Behind the scenes with Researcher Jan Raska
Inclusion / Exclusion in Canadian Immigration History
Date: Saturday, February 13, 2016
Time: 1:00 p.m.
Cost: Included with Museum Admission
Why were some immigrants permitted to enter Canada, while others were denied entry and effectively excluded from residency and citizenship? Join Jan Raska, Researcher at the Canadian Museum of Immigration at Pier 21 for a guided tour as he explores inclusion/exclusion in Canadian Immigration History.
The concept of inclusion has shaped Canada’s identity. After Confederation, the Canadian government developed policies that determined which individuals and groups were ‘desirable’ and actively encouraged or permitted them to immigrate, while others were deemed ‘undesirable’ and actively discouraged or denied entry into Canada. Until the 1960s, immigration remained a highly selective process based largely on the health, character, occupation skills, and country of origin of a prospective immigrant. In 1967, Canada removed ethnoracial and geographic barriers to immigration.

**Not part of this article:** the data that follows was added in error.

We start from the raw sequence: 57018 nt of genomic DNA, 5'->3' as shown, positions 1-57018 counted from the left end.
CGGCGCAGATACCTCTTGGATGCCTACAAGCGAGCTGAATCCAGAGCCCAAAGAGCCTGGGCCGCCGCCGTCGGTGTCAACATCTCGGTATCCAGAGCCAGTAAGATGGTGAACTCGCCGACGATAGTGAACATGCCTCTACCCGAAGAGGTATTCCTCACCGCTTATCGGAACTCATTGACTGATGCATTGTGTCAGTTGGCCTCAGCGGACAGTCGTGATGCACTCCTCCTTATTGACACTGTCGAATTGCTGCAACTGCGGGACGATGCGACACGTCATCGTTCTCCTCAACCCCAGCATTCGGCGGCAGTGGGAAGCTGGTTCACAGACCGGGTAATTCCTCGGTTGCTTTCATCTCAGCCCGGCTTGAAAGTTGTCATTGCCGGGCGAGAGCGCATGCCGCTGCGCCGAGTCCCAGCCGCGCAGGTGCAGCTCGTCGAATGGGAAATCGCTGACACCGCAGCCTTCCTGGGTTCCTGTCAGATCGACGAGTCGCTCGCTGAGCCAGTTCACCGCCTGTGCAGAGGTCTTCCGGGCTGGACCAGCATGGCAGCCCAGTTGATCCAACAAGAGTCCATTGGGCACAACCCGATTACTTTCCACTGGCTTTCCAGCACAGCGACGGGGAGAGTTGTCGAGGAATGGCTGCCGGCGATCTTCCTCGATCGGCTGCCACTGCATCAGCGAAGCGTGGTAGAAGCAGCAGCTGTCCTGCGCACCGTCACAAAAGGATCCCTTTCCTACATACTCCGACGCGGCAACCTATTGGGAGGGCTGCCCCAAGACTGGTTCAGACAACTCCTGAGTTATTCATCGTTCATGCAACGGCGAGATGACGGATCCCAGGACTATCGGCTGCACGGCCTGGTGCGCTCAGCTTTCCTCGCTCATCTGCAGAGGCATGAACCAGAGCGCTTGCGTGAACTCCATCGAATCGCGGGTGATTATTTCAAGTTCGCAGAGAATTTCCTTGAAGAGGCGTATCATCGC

Canada’s historical immigration policies were selective, designed to promote the admission of applicants thought to be desirable and to deter or prohibit applicants deemed to be undesirable. Many grounds have been used for exclusion. Some reasons were readily substantiated and relied on evidence, such as proving an applicant’s history of criminality. Others reflected the discretion and authority of inspecting officers, such as the judgment that an applicant was likely to become a public charge. It was both a matter of informal practice and of legislation. Canadian authorities excluded immigrants at three distinct points in their journey: before their travel to Canada, at the port of entry, and after arrival.